'If you dispossess a fella it's brilliant, it's a nice buzz'

Damian Stack spoke with Kerry wing-forward Stephen O'Brien after his brilliant performance

Stephen O'Brien. Photo by Matt Browne/Sportsfile
Stephen O'Brien. Photo by Matt Browne/Sportsfile

He's the type of player opposition players must hate to see coming. That style of his is ever so slightly unorthodox and that's what makes it so bloody effective.

How do you solve a problem like Stephen O'Brien? With great difficulty we'd imagine. Is there a better ball carrier in the Kerry squad? Probably not. He's not a small man by any manner of means, but he does seem to have an incredibly low centre of gravity for a guy his size.

Watch him take on a man and what does he do? He dips that shoulder and glides on by in a manner reminiscent of a Moto GP bike skirting around a corner at top speed. With referees being told to be extra vigilant on a high tackle that's a terrifying prospect for anybody out to stop him.

On Sunday afternoon the Kenmare man delivered three points from play and put in a performance of real quality. That number twelve shirt looks like his for the taking for the summer ahead.

In previous years that jersey was Donnchadh Walsh's - and Walsh will no doubt put up a spirited campaign to win it back from his team mate - so there's a certain amount of adjustment for a man who's often featured on the inside line.

"Yeah it's a different role alright," he says.

"But I do enjoy it. It's great when you are working not things in the gym, trying to get stronger and you bring that on to the field and if you dispossess a fella it's brilliant, it's a nice buzz, different from when I started playing when I was probably too light to be able to do that.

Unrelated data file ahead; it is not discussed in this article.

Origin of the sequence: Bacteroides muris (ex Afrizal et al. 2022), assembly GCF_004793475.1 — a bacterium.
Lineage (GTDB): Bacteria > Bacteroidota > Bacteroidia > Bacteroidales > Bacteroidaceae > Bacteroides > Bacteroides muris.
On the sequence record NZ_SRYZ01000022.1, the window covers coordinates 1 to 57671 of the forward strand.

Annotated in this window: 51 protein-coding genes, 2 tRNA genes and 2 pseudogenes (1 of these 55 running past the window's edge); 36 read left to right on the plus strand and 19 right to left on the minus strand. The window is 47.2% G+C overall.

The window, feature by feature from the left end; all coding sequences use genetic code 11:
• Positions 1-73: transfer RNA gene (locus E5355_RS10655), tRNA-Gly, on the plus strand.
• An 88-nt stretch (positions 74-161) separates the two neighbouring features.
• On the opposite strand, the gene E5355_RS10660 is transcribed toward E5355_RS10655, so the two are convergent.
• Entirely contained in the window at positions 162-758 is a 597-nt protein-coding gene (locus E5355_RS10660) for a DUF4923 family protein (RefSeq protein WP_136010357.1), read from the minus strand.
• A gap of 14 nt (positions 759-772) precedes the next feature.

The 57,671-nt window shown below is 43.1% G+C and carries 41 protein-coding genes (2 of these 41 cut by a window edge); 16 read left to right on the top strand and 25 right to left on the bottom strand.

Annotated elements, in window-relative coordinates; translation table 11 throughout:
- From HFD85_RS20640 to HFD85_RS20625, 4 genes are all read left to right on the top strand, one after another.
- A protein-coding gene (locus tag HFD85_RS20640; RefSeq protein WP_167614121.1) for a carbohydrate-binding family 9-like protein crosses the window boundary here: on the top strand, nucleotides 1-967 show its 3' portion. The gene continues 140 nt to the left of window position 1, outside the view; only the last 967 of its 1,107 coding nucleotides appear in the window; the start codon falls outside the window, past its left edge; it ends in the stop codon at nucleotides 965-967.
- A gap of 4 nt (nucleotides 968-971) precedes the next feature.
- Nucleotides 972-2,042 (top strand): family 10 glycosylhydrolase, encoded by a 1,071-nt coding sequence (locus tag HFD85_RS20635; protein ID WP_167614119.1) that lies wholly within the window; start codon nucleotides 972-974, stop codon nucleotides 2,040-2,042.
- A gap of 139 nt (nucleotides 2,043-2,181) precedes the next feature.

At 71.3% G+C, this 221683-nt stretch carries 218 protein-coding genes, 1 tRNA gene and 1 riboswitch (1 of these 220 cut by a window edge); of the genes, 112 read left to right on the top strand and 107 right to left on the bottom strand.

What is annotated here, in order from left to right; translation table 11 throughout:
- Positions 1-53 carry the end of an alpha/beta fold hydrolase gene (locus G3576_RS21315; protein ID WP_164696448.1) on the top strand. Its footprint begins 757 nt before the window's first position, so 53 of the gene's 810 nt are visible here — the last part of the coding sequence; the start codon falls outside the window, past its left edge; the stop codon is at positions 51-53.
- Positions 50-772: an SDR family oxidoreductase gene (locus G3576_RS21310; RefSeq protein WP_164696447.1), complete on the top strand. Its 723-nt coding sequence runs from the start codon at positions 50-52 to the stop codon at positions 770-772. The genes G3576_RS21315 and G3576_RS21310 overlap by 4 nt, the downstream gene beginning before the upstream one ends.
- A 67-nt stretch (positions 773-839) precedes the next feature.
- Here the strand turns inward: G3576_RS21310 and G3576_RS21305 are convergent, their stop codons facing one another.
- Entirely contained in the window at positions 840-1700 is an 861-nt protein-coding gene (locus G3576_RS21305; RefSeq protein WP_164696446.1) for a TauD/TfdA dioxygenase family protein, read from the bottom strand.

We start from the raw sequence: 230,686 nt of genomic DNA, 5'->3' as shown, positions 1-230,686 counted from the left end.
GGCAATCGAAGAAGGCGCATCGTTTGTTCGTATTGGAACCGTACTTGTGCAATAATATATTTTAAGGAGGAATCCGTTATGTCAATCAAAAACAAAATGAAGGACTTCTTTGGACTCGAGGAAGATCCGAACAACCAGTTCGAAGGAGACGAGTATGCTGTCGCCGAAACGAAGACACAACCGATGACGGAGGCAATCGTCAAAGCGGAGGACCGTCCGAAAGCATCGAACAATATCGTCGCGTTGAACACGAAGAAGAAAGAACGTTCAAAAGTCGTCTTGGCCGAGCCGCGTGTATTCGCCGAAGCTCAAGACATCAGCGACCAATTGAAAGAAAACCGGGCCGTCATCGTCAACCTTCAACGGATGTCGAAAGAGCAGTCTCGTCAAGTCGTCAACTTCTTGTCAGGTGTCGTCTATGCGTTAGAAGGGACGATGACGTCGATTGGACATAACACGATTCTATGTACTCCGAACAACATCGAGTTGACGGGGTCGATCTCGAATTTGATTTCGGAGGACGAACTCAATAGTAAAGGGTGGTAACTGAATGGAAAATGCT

"It's a mentality a switch you have to make. You see the likes of Paul Geaney as well, maybe he didn't have that and he wasn't that player, but if you look at him now he's just unbelievable some of the turnovers he gets so he's definitely switched his mentality and has been an inspiration for the rest of us to try and get there. 

"We still have a lot to go to get to the level he is at tackling, but it is definitely a switch because before I would have judged myself on trying to get scores and assists and stuff like that so it's another aspect of the game I'm trying to work on."

There did seem to be an extra edge to Kerry's play against the Banner. The press started from the full-forward line and filtered all the way back. Kerry were in Clare faces pretty much from the get go and, yet, as a Kerry forward O'Brien will be judged by the public at large on what scores he posts.

It's never really been an issue for him in a negative sense. O'Brien has always scored well and scored significant scores - such as in Ennis last year - at crucial moments of games. Even so there's an acknowledgement that scores are not the be-all and end-all.

"Eamonn [Fitzmaurice] and the management does a good job of highlighting say if you get a tackle and a block down in the video and we get a score off that he does a good job of highlighting the block as opposed to the score," he says.